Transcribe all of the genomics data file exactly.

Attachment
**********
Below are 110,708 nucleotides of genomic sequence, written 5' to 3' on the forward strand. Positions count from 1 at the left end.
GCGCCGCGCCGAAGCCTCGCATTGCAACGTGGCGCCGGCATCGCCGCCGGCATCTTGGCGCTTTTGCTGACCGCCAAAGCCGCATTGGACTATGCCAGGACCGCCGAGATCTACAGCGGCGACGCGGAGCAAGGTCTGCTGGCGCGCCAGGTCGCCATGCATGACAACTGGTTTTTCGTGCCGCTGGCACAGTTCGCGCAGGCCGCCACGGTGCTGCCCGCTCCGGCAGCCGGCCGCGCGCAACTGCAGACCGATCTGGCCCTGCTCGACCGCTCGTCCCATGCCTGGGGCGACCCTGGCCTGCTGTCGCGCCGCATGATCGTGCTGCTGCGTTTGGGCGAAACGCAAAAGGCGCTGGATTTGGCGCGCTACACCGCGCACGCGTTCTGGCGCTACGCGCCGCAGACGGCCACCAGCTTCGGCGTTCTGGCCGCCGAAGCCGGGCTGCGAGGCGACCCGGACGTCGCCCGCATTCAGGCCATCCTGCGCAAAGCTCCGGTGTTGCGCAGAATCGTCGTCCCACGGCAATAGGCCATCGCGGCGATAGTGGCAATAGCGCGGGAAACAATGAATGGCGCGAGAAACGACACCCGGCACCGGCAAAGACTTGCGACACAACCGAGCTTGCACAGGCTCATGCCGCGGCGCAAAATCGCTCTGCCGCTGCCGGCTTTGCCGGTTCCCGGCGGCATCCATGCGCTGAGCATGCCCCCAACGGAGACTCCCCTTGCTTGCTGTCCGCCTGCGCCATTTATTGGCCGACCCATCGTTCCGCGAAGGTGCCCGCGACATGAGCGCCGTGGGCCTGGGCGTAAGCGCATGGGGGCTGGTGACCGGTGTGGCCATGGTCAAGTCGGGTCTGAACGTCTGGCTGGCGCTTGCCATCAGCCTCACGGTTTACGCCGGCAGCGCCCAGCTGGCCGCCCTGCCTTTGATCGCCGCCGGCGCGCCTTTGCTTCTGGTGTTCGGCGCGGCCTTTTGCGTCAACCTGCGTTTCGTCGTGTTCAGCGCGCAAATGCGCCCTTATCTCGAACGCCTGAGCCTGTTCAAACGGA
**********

Below are 110,708 nucleotides of genomic sequence, written 5' to 3' on the forward strand. Positions count from 1 at the left end.
GCGCCGCGCCGAAGCCTCGCATTGCAACGTGGCGCCGGCATCGCCGCCGGCATCTTGGCGCTTTTGCTGACCGCCAAAGCCGCATTGGACTATGCCAGGACCGCCGAGATCTACAGCGGCGACGCGGAGCAAGGTCTGCTGGCGCGCCAGGTCGCCATGCATGACAACTGGTTTTTCGTGCCGCTGGCACAGTTCGCGCAGGCCGCCACGGTGCTGCCCGCTCCGGCAGCCGGCCGCGCGCAACTGCAGACCGATCTGGCCCTGCTCGACCGCTCGTCCCATGCCTGGGGCGACCCTGGCCTGCTGTCGCGCCGCATGATCGTGCTGCTGCGTTTGGGCGAAACGCAAAAGGCGCTGGATTTGGCGCGCTACACCGCGCACGCGTTCTGGCGCTACGCGCCGCAGACGGCCACCAGCTTCGGCGTTCTGGCCGCCGAAGCCGGGCTGCGAGGCGACCCGGACGTCGCCCGCATTCAGGCCATCCTGCGCAAAGCTCCGGTGTTGCGCAGAATCGTCGTCCCACGGCAATAGGCCATCGCGGCGATAGTGGCAATAGCGCGGGAAACAATGAATGGCGCGAGAAACGACACCCGGCACCGGCAAAGACTTGCGACACAACCGAGCTTGCACAGGCTCATGCCGCGGCGCAAAATCGCTCTGCCGCTGCCGGCTTTGCCGGTTCCCGGCGGCATCCATGCGCTGAGCATGCCCCCAACGGAGACTCCCCTTGCTTGCTGTCCGCCTGCGCCATTTATTGGCCGACCCATCGTTCCGCGAAGGTGCCCGCGACATGAGCGCCGTGGGCCTGGGCGTAAGCGCATGGGGGCTGGTGACCGGTGTGGCCATGGTCAAGTCGGGTCTGAACGTCTGGCTGGCGCTTGCCATCAGCCTCACGGTTTACGCCGGCAGCGCCCAGCTGGCCGCCCTGCCTTTGATCGCCGCCGGCGCGCCTTTGCTTCTGGTGTTCGGCGCGGCCTTTTGCGTCAACCTGCGTTTCGTCGTGTTCAGCGCGCAAATGCGCCCTTATCTCGAACGCCTGAGCCTGTTCAAACGGA